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Library of U.S. Congress - Global Legal Monitor on Ukraine: New Law on TV Ownership


(Oct. 7, 2015) On September 3, 2015, the Verkhovna Rada (legislature) of Ukraine passed a Law that introduces detailed definitions of ownership and interest in television and other broadcast companies, provides for new rules on television station ownership, and establishes new financial disclosure requirements for owners. (Law No. 674-VIII on Amending the Legislative Acts of Ukraine Concerning Transparency of Mass Media Ownership and Implementation of State Policy in the Field of Television and Radio Broadcasting, Verkhovna Rada website (Sept. 3, 2015) (in Ukrainian).) The Law was introduced by the faction in the parliament that supports the President. (Legislative Information on the Draft Law on Amending the Legislative Acts of Ukraine Concerning Transparency of Mass Media Ownership and Implementation of State Policy in the Field of Television and Radio Broadcasting, Verkhovna Rada website (June 16, 2015) (in Ukrainian).)

Prohibitions on Ownership

The new Law revises article 12 of the current Law of Ukraine on Television and Radio Broadcasting of 1994, newly establishing that national and local government authorities, individuals and legal entities registered in the offshore zones, political parties, religious organizations, professional unions, and persons who were convicted by courts and are still serving their sentences cannot be owners of a Ukrainian television or radio company. Additionally, the new Law denies “physical or legal persons who are residents of a country recognized by the Verkhovna Rada of Ukraine as a state-aggressor or state-occupier” the right to own a television or radio organization or program in Ukraine. (Law No. 674-VIII, art I.2(3); Law of Ukraine on Television and Radio Broadcasting of 1994, VIDMOSTI VERKHOVNOI RADY UKRAINY [official gazette] 1994, No. 10, Item 43 (in Ukrainian).)

The phrase “country recognized by the Verkhovna Rada of Ukraine as a state-aggressor or state-occupier” is considered a euphemism referring to the Russian Federation, which annexed Ukrainian territory in the Crimea in 2014 and supports a secessionist movement in the eastern part of Ukraine. (Ukraine: New Amended Law on TV Ownership Aimed at Oligarchs, Russia, MEDIA NOTE (Sept. 24, 2015) Open Source Center online subscription database, Document No. CEL2015092468272013.) Reportedly, there are no television or radio companies in Ukraine that are owned by Russian entities or individuals today. (Id.) Earlier, Ukraine had passed a law that banned television programs and movies that depict Russian military and law enforcement figures. (Peter Roudik, Ukraine: Movies About Russian Police and Military Banned, GLOBAL LEGAL MONITOR (Apr. 6, 2015).)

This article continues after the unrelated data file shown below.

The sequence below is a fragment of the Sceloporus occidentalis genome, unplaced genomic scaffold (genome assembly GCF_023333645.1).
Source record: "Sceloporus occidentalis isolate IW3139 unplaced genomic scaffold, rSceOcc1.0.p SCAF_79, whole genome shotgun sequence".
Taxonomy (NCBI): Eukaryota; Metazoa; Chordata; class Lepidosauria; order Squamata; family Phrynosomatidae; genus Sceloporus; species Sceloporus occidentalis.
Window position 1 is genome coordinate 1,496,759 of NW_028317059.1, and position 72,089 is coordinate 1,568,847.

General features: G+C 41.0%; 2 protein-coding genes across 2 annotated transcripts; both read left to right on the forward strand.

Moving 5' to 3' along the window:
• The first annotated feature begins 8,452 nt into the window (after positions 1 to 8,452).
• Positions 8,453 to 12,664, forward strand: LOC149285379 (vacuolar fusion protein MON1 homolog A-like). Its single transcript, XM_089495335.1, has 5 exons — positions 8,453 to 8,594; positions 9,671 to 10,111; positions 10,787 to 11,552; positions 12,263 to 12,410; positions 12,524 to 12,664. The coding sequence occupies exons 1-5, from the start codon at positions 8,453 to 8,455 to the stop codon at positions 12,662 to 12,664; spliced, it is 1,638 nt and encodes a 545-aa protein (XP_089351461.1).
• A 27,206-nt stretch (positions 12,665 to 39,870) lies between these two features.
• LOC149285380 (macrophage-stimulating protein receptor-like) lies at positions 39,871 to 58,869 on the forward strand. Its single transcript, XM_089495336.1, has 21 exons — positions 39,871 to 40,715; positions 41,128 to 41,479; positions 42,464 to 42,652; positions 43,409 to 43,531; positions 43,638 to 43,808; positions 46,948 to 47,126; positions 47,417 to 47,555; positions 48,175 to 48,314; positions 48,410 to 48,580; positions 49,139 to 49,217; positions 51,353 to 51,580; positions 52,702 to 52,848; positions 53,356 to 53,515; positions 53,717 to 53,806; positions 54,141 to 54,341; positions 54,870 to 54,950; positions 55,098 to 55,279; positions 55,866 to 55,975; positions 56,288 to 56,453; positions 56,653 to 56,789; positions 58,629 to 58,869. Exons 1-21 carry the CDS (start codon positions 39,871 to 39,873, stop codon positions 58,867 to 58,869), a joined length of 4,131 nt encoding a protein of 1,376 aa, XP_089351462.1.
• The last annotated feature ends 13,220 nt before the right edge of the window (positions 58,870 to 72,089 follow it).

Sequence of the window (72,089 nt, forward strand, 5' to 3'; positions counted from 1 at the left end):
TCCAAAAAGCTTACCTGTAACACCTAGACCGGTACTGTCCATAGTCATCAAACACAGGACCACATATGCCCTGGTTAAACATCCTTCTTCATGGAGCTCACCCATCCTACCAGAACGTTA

New Definition of TV, Radio Ownership

The Law provides a new definition of television and radio ownership, which includes all owners and participants in TV or radio organizations or providers of program services and all physical persons and owners of participating legal bodies at all levels of the chain of ownership and final beneficiary owners who have the possibility of exercising decisive influence on the management or business activity of the organization directly or through other persons. (Law No. 674-VIII, art I.2(1), translated in Ukraine: New Amended Law on TV Ownership Aimed at Oligarchs, Russia, supra.)

Transparency Provisions

Information on the structure of ownership and on those individuals who own 10% or more of a television or radio broadcasting company will be published on the company’s website and sent to the National Council for Questions of Television and Radio Broadcasting (the national regulator). The new Law gives the Council the right to impose fines for incorrect or insufficient information on ownership. (Law No. 674-VIII, arts. I.1(3) & (4).)

It is expected that the implementation of the new Law will ensure wider transparency of ownership of broadcasting companies; however, Ukrainian commentators call the Law weak because it does not address the financing of individual television channels and programs. Another weakness of the Law, they suggest, is found in the fact that while it prohibits transfer of funds from offshore zones, it does not exclude funding from financial sources located in Cyprus, even though “ownership of most Ukrainian TV channels is exercised through Cyprus.” (Ukraine: New Amended Law on TV Ownership Aimed at Oligarchs, Russia, supra). Some commentators also expressed doubt that the Law will be amended to include Cyprus in the future, because of the strong lobbying efforts of television business owners. (Id.)

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